Frontierland A Wild West-themed land, combining features of Disneyland Paris' Frontierland and Disney California Adventure's Grizzly Peak. Planned to have been in the park on opening day.
Toon Town A much more advanced version than Toon Towns in other Disney parks, featuring a roller coaster, an animatronic show, and character houses and meet-and-greets. May have inspired Toon Studio at Walt Disney Studios Park. [38]
Glacier Bay An ice-themed land intended to go behind Adventureland and next to Mystic Point; replaced by Toy Story Land. [39]
Pirate's Land A pirate-themed land.



Name Description Reference
Indiana Jones and the Lost Expedition A huge complex housing the Indiana Jones Adventure, a minecart roller coaster, and part of the Jungle Cruise, with the Disneyland Railroad traveling through the middle. [40]
The Museum of the Weird An attraction-within-an-attraction at the beginning of The Haunted Mansion. Suggested and named by Walt Disney after a sleepless night, it was intended to use various of Imagineer Rolly Crump's ideas, such as a chair that stood up and talked. Cancelled when The Haunted Mansion attraction was changed from a walk-through to a ride-through attraction. Several of the Museum of the Weird's designs were incorporated into the final Haunted Mansion, including the wallpaper in the "corridor of doors" scene. [41]
The Enchanted Snow Palace A dark ride that was planned for Fantasyland at Disneyland, with Marc Davis instrumental in its design. Extensive surviving concept art shows a boat ride on a river of melting ice, past naturalistic scenes of Arctic wildlife, beneath a display of the Northern Lights, and into the realm of the Snow Queen, a fantastical land populated by frost fairies and snow giants. Later became inspiration for the Frozen Ever After ride in the Norway Pavilion in World Showcase at Epcot. [42]
Geyser Mountain A Frontierland drop tower, in which guests riding in a huge drilling machine would be caught in a massive geyser and thrown into the air. [43][44]
Fireworks Factory A Discovery Bay shooter ride, in which guests would travel through a fireworks factory, shooting at skyrockets, pinwheels, and other fireworks. A much smaller version was placed in Mickey's Toontown. [45]
Lightkeepers A nighttime pageant planned for "Tomorrowland 2055", featuring a race of aliens from a far-off mythical galaxy who had created light, and intended as a possible Main Street Electrical Parade replacement. Eventually inspired the short-lived Light Magic nighttime parade. [46]
Duck Bumps A Fantasyland bumper boats ride, to be built against International Street alongside the lagoon. [47]
Circus Hot Air Balloons Would have bordered Discovery Bay and Dumbo's Storybook Circus. [26]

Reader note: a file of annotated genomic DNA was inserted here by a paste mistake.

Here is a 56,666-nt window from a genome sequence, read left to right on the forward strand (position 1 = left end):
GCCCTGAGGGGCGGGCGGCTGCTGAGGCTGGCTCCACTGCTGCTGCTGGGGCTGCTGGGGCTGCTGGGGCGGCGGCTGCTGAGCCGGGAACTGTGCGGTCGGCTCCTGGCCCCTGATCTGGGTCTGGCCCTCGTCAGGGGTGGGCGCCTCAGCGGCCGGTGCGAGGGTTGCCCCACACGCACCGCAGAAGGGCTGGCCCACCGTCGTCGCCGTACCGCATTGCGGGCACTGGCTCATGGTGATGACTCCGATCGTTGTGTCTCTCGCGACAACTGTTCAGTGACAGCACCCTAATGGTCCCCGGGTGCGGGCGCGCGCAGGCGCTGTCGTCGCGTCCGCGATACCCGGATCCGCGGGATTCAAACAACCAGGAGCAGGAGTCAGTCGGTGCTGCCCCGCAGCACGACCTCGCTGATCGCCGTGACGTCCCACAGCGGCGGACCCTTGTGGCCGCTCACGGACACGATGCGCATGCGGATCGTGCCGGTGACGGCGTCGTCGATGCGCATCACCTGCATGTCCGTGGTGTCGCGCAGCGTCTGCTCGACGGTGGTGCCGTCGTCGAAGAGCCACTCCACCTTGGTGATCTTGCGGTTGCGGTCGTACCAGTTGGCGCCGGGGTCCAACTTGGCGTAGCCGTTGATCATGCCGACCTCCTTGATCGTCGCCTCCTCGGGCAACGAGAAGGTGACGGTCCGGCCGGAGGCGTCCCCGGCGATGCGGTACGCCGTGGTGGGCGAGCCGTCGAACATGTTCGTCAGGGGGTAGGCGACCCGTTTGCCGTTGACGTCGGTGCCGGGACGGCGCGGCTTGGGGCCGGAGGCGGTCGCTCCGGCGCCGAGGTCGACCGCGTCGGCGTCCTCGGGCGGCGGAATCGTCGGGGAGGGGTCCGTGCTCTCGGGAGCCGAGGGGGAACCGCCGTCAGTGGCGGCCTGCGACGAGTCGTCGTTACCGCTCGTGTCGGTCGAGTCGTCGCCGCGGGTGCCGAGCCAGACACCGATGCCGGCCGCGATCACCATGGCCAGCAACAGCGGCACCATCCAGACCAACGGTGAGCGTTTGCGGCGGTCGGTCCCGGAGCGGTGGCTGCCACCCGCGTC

Dumbo's Circus A nutty adventure underneath the big top with Dumbo leading the way. [26]
Mickey's Madhouse A funhouse adventure featuring clowns and such. [42]
Lafitte Island A retooling of Tom Sawyer Island based around pirate Jean Lafitte. Guests would enter Lafitte's crypt in a graveyard across from the Haunted Mansion and travel through a catacomb themed tunnel under the river to the island, which would also feature shipwrecks and Lafitte's treasure vault. Became inspiration for the Pirate's Lair rework. [48]
Critter Country 500 A soapbox-derby-themed proposed replacement for the Country Bear Jamboree, rejected in favor of The Many Adventures of Winnie the Pooh. [42]
Paparazzi Pursuit A near-clone of the Rock 'n' Roller Coaster, placing guests in the seats of actors trying to make the premiere of their newest hit film at the Chinese Theatre while dodging paparazzi and freeway traffic. Reworked at the insistence of Michael Eisner after the death of Princess Diana under similar circumstances. The final Superstar Limo, a much slower dark ride featuring celebrity caricatures and entertainment industry inside jokes, was hated by both park guests and Imagineers, ultimately closing less than a year after it opened.

Walt Disney World

Disney's Animal Kingdom

Name Description Reference
Dragon Tower A dragon-themed roller coaster planned for Beastly Kingdom. Laid-off Imagineers took the idea to Universal, where it became Dueling Dragons (Dragon Challenge). [49]
Quest for the Unicorn A hedge maze planned for Beastly Kingdom. Laid-off Imagineers took the idea to Universal, where it became The Flying Unicorn. [49]
Fantasia Gardens A boat ride designed for Beastly Kingdom featuring the mythical animals in Fantasia. The current Fantasia Gardens is a miniature golf course located near the Walt Disney World Swan and Dolphin resorts. [49]